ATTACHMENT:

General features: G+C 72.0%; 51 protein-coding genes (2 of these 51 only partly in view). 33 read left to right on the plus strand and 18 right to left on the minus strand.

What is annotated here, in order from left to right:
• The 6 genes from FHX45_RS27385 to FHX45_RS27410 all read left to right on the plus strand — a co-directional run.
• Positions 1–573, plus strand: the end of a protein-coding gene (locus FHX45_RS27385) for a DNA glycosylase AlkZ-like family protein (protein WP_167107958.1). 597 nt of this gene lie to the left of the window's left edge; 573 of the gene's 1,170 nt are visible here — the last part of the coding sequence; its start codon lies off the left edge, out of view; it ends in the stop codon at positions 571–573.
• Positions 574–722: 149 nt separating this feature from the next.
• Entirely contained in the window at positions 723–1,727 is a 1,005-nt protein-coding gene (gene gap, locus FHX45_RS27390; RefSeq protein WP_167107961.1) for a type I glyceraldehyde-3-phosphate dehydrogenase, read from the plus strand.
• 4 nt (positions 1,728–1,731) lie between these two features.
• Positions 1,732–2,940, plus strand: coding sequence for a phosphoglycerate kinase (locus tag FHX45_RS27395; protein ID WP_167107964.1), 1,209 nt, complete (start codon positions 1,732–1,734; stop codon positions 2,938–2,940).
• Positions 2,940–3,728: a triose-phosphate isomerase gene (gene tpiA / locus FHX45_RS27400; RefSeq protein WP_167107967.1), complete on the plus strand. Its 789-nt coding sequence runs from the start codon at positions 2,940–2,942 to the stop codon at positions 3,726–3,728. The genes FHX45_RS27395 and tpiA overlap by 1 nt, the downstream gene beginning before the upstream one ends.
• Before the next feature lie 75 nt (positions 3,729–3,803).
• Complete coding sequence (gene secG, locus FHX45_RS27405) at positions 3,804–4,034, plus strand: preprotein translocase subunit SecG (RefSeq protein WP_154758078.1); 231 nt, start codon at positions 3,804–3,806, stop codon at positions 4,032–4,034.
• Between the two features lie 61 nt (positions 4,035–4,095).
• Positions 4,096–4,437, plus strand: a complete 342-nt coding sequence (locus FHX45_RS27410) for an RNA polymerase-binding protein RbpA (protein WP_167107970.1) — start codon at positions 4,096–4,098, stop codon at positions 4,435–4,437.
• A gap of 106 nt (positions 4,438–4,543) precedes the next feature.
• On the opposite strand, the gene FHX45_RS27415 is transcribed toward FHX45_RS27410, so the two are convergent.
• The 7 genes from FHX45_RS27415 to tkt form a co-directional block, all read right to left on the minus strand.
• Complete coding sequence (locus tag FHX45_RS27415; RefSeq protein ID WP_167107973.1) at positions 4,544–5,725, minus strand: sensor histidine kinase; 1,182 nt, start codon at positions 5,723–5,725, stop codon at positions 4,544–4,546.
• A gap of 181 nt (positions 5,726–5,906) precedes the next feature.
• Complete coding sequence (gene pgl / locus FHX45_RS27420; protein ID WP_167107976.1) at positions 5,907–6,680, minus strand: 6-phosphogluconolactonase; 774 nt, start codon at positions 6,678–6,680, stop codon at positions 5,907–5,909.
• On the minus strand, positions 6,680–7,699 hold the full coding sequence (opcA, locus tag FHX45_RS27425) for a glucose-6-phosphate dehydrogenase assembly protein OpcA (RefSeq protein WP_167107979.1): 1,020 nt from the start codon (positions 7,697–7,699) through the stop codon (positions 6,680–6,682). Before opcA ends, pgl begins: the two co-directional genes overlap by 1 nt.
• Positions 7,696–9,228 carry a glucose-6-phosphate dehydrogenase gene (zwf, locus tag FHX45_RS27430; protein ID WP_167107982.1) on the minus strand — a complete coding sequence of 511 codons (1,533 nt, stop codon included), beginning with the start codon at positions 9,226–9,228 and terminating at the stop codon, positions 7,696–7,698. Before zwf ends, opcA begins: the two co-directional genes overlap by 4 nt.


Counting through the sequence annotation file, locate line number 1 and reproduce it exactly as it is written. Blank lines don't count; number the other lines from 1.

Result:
General features: G+C 72.0%; 51 protein-coding genes (2 of these 51 only partly in view). 33 read left to right on the plus strand and 18 right to left on the minus strand.